Last Wednesday, we took a look at the alleged inconsistency between recognizing religious pro-lifers’ right to abstain from participating in abortion but not a Missouri Satanist’s claim that abortion waiting periods violate her religious beliefs. I focused on the difference from a natural-law perspective—i.e., that no religious belief can extend to violating another person’s life, liberty, or property, which abortion does.
A century ago, that would have sufficed, and hopefully will again when we eventually return American jurisprudence to a more originalist, limited-government footing. Today, however, cases are decided predominantly by convoluted balancing tests either written by legislatures or fabricated by judges.
All too often these needlessly complicate what should be straightforward questions of how to apply first principles, but on the bright side, sometimes our lawmakers manage to construct such statutory tests that reinforce the Constitution, rather than bury it—such as the Religious Freedom Restoration Act. Let’s see what light it can shed on this controversy.
The federal RFRA is pretty straightforward:
Government may substantially burden a person’s exercise of religion only if it demonstrates that application of the burden to the person—
(1) is in furtherance of a compelling governmental interest; and
(2) is the least restrictive means of furthering that compelling governmental interest.
Missouri’s version is similar:
A governmental authority may not restrict a person’s free exercise of religion, unless:
(1) The restriction is in the form of a rule of general applicability, and does not discriminate against religion, or among religions; and
(2) The governmental authority demonstrates that application of the restriction to the person is essential to further a compelling governmental interest, and is not unduly restrictive considering the relevant circumstances.
In Burwell v. Hobby Lobby, concerning the Health and Human Services Department’s contraception mandate, the Supreme Court punted on RFRA’s first question, deeming it unnecessary to decide whether no-copay abortifacients was a “compelling government interest,” (too bad, because we’re long overdue to restore enumerated powers doctrine in “compelling interest” doctrine’s place, but I digress). Fortunately, their answer to the second question was that it didn’t matter in this case anyway, because HHS could have gotten what it wanted without coercing religious employers:
The Government has failed to satisfy RFRA’s least-restrictive-means standard. HHS has not shown that it lacks other means of achieving its desired goal without imposing a substantial burden on the exercise of religion. The Government could, e.g., assume the cost of providing the four contraceptives to women unable to obtain coverage due to their employers’ religious objections. Or it could extend the accommodation that HHS has already established for religious nonprofit organizations to non-profit employers with religious objections to the contraceptive mandate. That accommodation does not impinge on the plaintiffs’ religious beliefs that providing insurance coverage for the contraceptives at issue here violates their religion and it still serves HHS’s stated interests.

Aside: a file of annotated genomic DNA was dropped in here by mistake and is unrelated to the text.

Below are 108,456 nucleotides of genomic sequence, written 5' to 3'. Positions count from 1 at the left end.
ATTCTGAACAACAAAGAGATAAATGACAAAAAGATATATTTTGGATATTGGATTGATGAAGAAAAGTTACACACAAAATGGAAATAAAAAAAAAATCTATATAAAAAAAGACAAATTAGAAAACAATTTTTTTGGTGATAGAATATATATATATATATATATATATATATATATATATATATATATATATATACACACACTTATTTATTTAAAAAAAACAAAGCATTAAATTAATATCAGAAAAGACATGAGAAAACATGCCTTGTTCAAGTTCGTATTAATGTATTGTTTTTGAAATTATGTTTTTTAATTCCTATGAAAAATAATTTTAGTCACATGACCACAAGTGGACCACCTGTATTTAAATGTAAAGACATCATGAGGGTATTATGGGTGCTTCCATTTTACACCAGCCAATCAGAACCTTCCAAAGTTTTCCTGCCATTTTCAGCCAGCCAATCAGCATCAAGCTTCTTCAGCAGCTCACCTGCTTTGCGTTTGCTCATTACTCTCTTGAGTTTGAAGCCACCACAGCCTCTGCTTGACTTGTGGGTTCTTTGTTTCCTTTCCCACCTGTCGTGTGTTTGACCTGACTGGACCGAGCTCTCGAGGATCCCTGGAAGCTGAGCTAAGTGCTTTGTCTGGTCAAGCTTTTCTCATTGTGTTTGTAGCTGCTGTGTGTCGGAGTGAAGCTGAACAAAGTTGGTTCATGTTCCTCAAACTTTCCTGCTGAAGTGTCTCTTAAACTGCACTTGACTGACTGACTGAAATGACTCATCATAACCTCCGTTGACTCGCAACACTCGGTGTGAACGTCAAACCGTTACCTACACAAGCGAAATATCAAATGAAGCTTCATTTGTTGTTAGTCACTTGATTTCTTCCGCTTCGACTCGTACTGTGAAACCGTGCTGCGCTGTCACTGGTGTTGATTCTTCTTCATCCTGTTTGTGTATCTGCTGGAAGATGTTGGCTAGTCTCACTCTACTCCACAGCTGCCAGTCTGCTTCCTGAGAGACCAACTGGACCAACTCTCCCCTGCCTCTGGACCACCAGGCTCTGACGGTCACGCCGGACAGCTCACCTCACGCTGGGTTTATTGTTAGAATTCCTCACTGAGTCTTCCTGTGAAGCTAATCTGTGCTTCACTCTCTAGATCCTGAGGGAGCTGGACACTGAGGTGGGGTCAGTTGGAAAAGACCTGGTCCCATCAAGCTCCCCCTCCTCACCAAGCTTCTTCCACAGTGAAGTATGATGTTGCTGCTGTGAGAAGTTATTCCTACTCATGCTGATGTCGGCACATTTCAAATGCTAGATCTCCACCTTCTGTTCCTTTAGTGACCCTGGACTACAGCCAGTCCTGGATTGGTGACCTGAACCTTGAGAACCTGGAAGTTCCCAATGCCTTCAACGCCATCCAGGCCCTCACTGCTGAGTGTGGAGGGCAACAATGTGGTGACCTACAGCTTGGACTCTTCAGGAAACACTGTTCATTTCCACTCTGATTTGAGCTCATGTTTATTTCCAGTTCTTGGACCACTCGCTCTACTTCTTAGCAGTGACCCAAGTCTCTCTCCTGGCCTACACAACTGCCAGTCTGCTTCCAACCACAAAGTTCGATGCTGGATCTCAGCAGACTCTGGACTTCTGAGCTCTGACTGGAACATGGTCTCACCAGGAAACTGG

How does a 72-hour waiting period for abortion fare? First, as something applying to anyone seeking an abortion, it obviously fulfils the general-applicability requirement.
Second, Roe v. Wade and Planned Parenthood v. Casey both recognize that the state has an interest in protecting fetal life that gives it the authority to regulate abortion, even if they fail to follow that logic to outright prohibition.
Third, a waiting period is obviously the least restrictive way to get someone to take the time to carefully consider a decision—in fact, Casey itself agrees waiting periods don’t constitute undue burdens:
The waiting period helps ensure that a woman’s decision to abort is a well-considered one, and rationally furthers the State’s legitimate interest in maternal health and in unborn life. It may delay, but does not prohibit, abortions; and both it and the informed consent provisions do not apply in medical emergencies.
So the only legal argument left Team Satan could possibly make would be that Casey was ruling on a one-day wait, and that it’s more burdensome to have to wait three. But it’s hard to imagine such a minor difference of degree rather than kind is what most of the authors of most RFRAs had in mind. There’s no absolute, quantifiably “right” number of days it takes to fully think through any life-changing decision. That’s a judgment call beyond the scope of a court to determine, and as such is up to the people to decide through elected policymakers they can hold directly accountable.
So regardless of whether we’re playing by originalist or contemporary rules, the Satanic Temple hasn’t a leg to stand on. Who would have guessed that a deal with the devil would leave pro-aborts empty-handed?